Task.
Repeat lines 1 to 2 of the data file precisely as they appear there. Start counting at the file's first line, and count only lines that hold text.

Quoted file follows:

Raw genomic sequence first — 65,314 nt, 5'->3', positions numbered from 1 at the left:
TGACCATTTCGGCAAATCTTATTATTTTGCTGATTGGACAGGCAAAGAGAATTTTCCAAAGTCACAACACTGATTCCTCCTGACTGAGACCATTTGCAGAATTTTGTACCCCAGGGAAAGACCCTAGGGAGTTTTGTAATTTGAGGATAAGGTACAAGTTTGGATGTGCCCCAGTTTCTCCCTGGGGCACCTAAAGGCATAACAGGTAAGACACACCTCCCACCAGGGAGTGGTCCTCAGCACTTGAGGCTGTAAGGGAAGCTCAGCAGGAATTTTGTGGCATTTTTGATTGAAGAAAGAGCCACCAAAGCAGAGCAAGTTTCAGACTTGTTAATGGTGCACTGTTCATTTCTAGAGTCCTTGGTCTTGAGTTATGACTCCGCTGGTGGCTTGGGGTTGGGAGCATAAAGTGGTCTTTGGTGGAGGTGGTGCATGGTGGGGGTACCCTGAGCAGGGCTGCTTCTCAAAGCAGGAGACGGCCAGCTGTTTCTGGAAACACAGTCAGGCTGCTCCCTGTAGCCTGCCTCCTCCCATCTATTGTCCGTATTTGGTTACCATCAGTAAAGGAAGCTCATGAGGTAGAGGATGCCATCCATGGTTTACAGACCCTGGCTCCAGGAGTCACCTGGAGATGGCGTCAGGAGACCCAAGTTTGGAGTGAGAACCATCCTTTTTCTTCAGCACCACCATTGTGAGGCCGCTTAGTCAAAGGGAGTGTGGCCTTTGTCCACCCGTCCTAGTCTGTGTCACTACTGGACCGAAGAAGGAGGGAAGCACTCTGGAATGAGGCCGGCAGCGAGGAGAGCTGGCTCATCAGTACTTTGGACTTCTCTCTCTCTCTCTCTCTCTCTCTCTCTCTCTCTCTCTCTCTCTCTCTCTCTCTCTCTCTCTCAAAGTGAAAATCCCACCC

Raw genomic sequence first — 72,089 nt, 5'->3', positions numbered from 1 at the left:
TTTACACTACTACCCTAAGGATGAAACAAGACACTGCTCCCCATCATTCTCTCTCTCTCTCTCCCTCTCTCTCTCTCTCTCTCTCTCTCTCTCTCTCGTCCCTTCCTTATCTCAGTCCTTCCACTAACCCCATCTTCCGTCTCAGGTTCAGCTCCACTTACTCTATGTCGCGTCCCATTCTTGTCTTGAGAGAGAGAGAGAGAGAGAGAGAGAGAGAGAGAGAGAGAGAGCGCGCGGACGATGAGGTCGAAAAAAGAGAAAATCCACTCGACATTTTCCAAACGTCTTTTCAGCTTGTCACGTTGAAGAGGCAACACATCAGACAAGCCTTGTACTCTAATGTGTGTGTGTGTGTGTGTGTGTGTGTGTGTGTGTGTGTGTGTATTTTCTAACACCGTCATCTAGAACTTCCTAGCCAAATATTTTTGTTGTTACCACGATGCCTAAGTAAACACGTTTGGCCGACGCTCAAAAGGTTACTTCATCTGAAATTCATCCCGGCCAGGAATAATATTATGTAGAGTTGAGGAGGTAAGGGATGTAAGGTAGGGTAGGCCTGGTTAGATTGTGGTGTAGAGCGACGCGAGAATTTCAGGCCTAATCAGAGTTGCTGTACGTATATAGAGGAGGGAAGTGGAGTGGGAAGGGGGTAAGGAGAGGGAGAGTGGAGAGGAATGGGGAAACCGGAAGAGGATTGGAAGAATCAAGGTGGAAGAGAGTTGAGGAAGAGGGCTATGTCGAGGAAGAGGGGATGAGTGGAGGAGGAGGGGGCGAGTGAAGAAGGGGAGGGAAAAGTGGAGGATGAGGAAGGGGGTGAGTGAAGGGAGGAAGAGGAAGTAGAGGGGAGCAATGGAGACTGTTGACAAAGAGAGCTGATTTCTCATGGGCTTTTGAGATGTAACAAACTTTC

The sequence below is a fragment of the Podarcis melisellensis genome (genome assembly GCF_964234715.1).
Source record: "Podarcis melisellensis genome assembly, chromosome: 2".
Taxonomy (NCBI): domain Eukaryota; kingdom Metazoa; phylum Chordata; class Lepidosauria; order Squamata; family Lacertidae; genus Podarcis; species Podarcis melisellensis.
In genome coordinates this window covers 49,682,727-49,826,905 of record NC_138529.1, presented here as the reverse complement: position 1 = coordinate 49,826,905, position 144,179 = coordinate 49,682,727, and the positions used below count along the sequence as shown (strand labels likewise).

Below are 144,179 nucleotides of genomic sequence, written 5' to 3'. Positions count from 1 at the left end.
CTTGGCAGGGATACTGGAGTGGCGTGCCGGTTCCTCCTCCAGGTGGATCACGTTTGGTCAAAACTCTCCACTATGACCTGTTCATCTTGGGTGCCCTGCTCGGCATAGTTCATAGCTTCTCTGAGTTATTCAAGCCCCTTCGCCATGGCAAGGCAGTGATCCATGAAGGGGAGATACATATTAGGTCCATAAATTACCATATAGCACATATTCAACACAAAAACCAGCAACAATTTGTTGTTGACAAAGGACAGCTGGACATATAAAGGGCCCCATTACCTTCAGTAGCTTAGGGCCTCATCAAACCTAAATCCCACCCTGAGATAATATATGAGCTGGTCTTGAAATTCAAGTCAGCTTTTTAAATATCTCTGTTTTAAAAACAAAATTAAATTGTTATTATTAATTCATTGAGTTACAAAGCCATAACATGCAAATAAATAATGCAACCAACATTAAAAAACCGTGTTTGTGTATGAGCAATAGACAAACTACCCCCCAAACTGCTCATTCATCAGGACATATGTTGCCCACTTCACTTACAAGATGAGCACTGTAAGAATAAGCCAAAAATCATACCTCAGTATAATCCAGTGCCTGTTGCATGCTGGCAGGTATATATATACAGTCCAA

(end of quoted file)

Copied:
Raw genomic sequence first — 65,314 nt, 5'->3', positions numbered from 1 at the left:
TGACCATTTCGGCAAATCTTATTATTTTGCTGATTGGACAGGCAAAGAGAATTTTCCAAAGTCACAACACTGATTCCTCCTGACTGAGACCATTTGCAGAATTTTGTACCCCAGGGAAAGACCCTAGGGAGTTTTGTAATTTGAGGATAAGGTACAAGTTTGGATGTGCCCCAGTTTCTCCCTGGGGCACCTAAAGGCATAACAGGTAAGACACACCTCCCACCAGGGAGTGGTCCTCAGCACTTGAGGCTGTAAGGGAAGCTCAGCAGGAATTTTGTGGCATTTTTGATTGAAGAAAGAGCCACCAAAGCAGAGCAAGTTTCAGACTTGTTAATGGTGCACTGTTCATTTCTAGAGTCCTTGGTCTTGAGTTATGACTCCGCTGGTGGCTTGGGGTTGGGAGCATAAAGTGGTCTTTGGTGGAGGTGGTGCATGGTGGGGGTACCCTGAGCAGGGCTGCTTCTCAAAGCAGGAGACGGCCAGCTGTTTCTGGAAACACAGTCAGGCTGCTCCCTGTAGCCTGCCTCCTCCCATCTATTGTCCGTATTTGGTTACCATCAGTAAAGGAAGCTCATGAGGTAGAGGATGCCATCCATGGTTTACAGACCCTGGCTCCAGGAGTCACCTGGAGATGGCGTCAGGAGACCCAAGTTTGGAGTGAGAACCATCCTTTTTCTTCAGCACCACCATTGTGAGGCCGCTTAGTCAAAGGGAGTGTGGCCTTTGTCCACCCGTCCTAGTCTGTGTCACTACTGGACCGAAGAAGGAGGGAAGCACTCTGGAATGAGGCCGGCAGCGAGGAGAGCTGGCTCATCAGTACTTTGGACTTCTCTCTCTCTCTCTCTCTCTCTCTCTCTCTCTCTCTCTCTCTCTCTCTCTCTCTCTCTCTCTCAAAGTGAAAATCCCACCC